Micron CEO Steve Appleton dies in airplane crash

Micron CEO Steve Appleton dies in airplane crash »Play Video
BOISE, Idaho (KBOI) - Micron CEO Steve Appleton has died in a small airplane crash at the Boise Airport.

Airport officials say the plane was described as an experimental fixed wing single engine Lancair. The plane went down at about 8:58 a.m.

Here's the full news release issued by the Micron Board of Directors:

"We are deeply saddened to announce that Steve Appleton, Micron Chairman and CEO, passed away this morning in a small plane accident in Boise. He was 51.

Our hearts go out to his wife, Dalynn, his children and his family during this tragic time.

Steve's passion and energy left an indelible mark on Micron, the Idaho community and the technology industry at large." | Timeline: Steve Appleton as Micron CEO >>>

At a press conference Friday afternoon, a NTSB investigator said witnesses reportedly saw the plane climb between 100-200 feet, make a sharp maneuver, stall and then roll into the ground. (Listen to audio between air-traffic control and Appleton to the left. Courtesy LiveATC.net)

Appleton's wallet as well as some personal belongings were found in the wreckage.

Appleton was well known for his love of high high adventure sports and hobbies and even became an off-road champion in 2006 when he won his race in the Baja 1,000.

But for Appleton, Friday's airplane crash wasn't his first.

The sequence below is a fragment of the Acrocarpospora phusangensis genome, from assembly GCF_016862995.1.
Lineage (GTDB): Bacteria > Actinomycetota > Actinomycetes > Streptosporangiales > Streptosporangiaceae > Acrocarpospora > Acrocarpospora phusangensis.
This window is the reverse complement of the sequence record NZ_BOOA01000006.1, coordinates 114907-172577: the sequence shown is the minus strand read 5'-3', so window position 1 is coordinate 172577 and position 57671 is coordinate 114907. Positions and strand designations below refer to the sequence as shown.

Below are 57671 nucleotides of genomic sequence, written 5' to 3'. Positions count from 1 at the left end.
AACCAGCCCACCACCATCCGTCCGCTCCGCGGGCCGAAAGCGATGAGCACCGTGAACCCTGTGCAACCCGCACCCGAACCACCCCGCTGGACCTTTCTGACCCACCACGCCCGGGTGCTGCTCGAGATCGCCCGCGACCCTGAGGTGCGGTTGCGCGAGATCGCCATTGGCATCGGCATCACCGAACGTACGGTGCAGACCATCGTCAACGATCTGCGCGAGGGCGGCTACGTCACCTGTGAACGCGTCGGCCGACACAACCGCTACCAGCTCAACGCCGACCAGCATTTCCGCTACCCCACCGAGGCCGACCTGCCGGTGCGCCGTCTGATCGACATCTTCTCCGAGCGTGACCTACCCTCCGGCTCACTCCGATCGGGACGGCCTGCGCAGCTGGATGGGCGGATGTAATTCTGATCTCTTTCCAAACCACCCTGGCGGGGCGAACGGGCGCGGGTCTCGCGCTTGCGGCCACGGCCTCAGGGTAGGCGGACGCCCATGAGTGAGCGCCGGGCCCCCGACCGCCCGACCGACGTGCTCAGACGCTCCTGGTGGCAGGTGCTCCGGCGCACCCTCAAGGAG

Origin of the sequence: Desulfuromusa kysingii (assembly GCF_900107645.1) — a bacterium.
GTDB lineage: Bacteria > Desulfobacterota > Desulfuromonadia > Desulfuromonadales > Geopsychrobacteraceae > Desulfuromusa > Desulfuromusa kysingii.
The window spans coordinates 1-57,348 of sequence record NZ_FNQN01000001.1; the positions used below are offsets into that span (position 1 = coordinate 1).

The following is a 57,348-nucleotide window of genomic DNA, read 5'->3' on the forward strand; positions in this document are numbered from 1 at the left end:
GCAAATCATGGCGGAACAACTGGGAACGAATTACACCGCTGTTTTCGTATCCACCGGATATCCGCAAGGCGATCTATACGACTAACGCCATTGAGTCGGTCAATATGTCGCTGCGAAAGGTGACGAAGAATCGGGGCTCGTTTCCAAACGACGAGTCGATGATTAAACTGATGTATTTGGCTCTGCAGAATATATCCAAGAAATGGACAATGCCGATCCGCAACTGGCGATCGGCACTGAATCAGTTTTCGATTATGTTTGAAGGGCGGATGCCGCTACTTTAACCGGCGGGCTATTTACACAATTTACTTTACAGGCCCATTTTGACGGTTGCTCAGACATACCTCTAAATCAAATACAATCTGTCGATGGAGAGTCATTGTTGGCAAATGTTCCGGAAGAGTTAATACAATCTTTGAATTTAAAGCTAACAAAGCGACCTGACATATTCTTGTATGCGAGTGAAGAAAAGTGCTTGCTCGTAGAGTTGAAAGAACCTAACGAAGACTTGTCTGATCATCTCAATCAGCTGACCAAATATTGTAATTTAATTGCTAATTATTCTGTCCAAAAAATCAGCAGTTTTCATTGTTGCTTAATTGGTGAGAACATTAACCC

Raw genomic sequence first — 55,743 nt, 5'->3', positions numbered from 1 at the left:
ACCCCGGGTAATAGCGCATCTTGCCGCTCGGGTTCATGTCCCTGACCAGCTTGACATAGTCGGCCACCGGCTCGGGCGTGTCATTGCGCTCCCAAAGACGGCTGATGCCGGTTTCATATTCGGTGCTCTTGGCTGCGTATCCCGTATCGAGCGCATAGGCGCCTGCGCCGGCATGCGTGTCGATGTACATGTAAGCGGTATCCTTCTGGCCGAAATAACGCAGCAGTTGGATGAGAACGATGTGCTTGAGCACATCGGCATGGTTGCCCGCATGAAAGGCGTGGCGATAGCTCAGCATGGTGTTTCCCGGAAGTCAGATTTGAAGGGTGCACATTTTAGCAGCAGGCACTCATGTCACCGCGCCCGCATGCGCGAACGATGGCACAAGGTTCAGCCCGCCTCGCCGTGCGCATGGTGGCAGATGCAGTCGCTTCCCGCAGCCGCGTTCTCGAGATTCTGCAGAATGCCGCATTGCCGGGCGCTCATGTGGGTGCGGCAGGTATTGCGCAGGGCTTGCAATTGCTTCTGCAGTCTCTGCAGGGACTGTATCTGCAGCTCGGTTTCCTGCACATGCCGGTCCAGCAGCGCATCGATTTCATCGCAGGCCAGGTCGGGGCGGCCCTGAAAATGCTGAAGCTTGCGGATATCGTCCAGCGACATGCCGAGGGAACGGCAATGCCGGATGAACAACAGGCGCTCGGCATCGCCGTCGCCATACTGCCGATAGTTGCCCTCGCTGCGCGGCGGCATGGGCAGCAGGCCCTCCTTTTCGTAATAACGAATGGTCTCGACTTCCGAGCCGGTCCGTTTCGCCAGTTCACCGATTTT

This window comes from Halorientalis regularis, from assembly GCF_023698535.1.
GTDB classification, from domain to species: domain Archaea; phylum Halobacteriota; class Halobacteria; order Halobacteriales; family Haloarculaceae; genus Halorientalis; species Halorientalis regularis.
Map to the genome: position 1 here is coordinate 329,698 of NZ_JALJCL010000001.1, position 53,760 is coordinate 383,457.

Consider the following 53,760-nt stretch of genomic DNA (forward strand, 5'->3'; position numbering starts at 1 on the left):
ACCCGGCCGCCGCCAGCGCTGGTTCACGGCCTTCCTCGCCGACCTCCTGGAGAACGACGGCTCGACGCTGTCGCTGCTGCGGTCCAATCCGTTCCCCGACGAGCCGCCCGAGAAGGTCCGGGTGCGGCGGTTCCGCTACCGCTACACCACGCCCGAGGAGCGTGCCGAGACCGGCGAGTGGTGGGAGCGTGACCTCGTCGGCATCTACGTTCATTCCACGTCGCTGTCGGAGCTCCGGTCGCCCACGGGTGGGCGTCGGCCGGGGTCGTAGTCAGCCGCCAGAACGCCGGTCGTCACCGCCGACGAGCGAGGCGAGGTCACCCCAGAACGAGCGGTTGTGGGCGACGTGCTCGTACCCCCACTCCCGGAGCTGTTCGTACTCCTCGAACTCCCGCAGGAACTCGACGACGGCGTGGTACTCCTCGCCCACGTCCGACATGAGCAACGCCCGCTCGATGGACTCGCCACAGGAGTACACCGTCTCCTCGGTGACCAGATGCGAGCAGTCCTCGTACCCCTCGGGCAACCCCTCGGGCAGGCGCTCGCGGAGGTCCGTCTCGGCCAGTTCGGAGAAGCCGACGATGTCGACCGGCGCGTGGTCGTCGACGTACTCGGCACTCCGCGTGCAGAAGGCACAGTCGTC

In 2004, Appleton crashed a plane in an open field south of Boise along Thompson Road near Pleasant Valley. He and a passenger walked away from the scene with just bumps and bruises.

The NTSB later reported that Appleton was flying too close to the ground. Appleton later told investigators that he didn't remember being concerned about flying too low.

Micron used to be the largest private employer in the state and at one time had about 10,000 employees. It now trails St. Luke's Hospital System and Wal-Mart. The company now has between 5,000-5,500 employees.

As news of Micron CEO Steve Appleton spreads across the technology world and here in Idaho, members of Idaho's congressional delegation as well as business leaders are reacting to the CEO's death.

Mark Durcan, Micron president and chief operating officer, will assume the responsibilities of CEO until a successor is appointed by the Board of Directors. The Board of Directors will convene a meeting over the weekend.


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